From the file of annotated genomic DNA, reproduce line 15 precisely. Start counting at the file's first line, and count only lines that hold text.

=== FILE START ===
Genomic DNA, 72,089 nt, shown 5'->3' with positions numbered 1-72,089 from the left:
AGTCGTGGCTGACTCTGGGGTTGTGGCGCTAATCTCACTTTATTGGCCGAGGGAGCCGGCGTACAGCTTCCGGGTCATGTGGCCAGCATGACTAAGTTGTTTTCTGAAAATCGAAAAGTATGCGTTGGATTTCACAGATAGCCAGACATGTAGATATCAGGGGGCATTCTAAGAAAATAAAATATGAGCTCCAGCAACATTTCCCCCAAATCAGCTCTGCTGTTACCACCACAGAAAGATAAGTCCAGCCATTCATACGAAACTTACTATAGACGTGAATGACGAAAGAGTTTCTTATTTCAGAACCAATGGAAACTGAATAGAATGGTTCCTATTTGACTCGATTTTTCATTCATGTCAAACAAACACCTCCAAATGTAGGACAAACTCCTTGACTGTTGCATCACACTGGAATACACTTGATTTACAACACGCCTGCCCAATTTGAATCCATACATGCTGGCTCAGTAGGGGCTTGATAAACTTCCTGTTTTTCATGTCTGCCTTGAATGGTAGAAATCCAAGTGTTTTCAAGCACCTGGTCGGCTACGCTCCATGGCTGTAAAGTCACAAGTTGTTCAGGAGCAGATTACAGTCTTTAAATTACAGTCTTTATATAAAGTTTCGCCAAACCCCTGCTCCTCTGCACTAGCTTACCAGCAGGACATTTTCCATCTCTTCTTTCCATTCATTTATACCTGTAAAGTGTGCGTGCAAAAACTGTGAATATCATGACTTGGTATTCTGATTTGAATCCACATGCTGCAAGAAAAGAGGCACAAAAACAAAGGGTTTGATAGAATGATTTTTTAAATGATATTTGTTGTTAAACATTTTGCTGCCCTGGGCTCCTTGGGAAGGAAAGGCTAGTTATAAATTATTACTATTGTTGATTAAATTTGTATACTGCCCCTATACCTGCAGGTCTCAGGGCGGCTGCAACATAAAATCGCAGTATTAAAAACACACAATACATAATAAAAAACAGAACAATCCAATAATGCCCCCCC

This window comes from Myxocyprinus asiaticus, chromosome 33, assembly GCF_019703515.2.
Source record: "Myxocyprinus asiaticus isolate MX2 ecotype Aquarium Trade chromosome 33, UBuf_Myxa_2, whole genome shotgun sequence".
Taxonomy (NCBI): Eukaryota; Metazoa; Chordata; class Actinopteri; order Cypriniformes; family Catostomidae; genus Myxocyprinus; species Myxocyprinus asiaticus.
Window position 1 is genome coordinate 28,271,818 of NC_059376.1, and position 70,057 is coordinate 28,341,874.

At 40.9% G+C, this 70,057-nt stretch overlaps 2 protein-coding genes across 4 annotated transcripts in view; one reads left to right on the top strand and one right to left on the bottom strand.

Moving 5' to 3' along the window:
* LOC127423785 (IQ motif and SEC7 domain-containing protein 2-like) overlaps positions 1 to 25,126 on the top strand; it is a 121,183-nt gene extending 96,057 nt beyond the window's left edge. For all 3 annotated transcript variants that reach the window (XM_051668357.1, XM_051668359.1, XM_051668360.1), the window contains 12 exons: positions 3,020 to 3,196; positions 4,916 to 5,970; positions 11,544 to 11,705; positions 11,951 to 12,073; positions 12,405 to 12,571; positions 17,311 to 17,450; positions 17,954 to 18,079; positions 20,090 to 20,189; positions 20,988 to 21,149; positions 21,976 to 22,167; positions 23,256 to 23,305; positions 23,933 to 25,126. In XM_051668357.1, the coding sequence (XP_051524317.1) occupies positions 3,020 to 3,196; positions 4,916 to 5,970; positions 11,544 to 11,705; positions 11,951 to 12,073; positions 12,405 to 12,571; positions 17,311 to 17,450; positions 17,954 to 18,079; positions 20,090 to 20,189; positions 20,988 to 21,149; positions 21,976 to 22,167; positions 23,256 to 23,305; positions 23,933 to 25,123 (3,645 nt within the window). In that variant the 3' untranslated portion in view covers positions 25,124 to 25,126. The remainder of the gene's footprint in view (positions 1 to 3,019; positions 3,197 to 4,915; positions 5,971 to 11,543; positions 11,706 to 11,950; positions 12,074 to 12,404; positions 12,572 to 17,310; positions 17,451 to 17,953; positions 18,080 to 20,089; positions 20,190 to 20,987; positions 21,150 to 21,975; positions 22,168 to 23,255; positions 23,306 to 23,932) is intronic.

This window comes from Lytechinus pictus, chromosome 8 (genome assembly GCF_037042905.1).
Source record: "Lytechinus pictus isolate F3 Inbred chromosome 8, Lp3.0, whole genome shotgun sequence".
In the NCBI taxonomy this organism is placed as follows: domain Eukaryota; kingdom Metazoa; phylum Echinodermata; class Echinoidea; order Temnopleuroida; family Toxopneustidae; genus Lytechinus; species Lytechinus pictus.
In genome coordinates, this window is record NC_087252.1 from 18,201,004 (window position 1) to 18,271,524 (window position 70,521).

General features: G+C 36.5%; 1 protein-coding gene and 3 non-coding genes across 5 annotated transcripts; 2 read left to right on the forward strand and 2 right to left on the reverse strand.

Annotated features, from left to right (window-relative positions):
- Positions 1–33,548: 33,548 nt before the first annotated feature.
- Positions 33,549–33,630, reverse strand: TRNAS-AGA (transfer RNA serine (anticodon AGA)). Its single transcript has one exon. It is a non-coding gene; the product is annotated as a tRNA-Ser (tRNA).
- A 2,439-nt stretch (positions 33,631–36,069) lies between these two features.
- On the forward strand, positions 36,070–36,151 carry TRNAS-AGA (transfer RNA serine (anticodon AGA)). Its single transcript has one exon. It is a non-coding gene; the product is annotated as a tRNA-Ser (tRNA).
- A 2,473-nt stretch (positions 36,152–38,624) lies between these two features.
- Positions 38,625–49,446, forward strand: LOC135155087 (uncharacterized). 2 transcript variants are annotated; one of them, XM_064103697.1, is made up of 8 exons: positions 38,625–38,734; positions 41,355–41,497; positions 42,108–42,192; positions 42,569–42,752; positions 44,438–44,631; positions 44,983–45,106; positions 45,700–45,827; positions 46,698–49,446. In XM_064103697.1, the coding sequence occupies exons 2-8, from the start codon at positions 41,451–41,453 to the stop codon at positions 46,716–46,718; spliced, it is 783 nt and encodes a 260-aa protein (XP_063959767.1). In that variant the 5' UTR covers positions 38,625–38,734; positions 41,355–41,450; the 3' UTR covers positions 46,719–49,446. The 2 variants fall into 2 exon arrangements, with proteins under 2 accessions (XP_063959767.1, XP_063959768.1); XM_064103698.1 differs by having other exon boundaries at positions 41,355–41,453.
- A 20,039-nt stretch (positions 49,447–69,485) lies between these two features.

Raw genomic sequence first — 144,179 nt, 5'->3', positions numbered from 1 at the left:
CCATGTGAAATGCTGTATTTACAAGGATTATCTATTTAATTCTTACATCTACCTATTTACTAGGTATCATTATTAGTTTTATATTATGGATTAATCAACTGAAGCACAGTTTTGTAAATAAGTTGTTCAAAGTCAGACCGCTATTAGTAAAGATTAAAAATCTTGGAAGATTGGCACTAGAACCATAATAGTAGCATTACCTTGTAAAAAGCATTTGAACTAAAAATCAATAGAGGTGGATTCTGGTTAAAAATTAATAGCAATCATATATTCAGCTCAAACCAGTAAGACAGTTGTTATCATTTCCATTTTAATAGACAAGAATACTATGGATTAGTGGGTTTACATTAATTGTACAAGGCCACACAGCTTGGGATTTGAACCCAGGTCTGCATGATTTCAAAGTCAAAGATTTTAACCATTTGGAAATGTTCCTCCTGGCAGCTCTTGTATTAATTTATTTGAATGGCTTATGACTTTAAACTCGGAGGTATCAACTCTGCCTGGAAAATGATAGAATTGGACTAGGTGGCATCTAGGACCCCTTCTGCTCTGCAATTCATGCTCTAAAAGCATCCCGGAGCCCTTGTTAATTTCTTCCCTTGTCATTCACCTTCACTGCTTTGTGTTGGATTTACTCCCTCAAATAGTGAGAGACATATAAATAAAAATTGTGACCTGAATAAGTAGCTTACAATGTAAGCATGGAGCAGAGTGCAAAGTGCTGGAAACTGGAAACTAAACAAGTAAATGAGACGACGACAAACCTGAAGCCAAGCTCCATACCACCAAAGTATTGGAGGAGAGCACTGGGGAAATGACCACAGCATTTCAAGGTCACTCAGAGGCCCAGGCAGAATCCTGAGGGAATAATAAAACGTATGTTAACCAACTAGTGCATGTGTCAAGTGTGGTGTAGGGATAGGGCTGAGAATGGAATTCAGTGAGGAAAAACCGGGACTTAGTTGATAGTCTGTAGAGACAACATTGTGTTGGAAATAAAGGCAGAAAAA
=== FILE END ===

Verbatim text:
Annotated features, from left to right (window-relative positions):